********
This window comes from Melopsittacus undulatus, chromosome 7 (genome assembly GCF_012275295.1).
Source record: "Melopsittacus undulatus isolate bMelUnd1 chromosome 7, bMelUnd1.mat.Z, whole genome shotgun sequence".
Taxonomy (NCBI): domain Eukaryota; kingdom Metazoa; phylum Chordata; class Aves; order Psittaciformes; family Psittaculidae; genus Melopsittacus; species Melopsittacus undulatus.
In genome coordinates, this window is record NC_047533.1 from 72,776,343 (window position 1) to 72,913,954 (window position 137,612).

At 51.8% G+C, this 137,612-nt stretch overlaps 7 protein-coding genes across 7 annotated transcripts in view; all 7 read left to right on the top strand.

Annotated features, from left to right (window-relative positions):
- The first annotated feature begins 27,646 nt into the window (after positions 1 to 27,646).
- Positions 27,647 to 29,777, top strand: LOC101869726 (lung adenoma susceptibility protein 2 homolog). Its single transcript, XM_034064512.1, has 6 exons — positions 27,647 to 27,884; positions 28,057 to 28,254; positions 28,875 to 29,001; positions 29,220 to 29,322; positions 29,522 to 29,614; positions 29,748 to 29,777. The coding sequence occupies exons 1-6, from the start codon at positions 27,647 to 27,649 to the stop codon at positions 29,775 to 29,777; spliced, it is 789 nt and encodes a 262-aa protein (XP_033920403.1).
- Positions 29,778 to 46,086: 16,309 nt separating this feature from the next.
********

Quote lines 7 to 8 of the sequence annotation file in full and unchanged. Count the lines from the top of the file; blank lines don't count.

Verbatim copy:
- The first annotated feature begins 27,646 nt into the window (after positions 1 to 27,646).
- Positions 27,647 to 29,777, top strand: LOC101869726 (lung adenoma susceptibility protein 2 homolog). Its single transcript, XM_034064512.1, has 6 exons — positions 27,647 to 27,884; positions 28,057 to 28,254; positions 28,875 to 29,001; positions 29,220 to 29,322; positions 29,522 to 29,614; positions 29,748 to 29,777. The coding sequence occupies exons 1-6, from the start codon at positions 27,647 to 27,649 to the stop codon at positions 29,775 to 29,777; spliced, it is 789 nt and encodes a 262-aa protein (XP_033920403.1).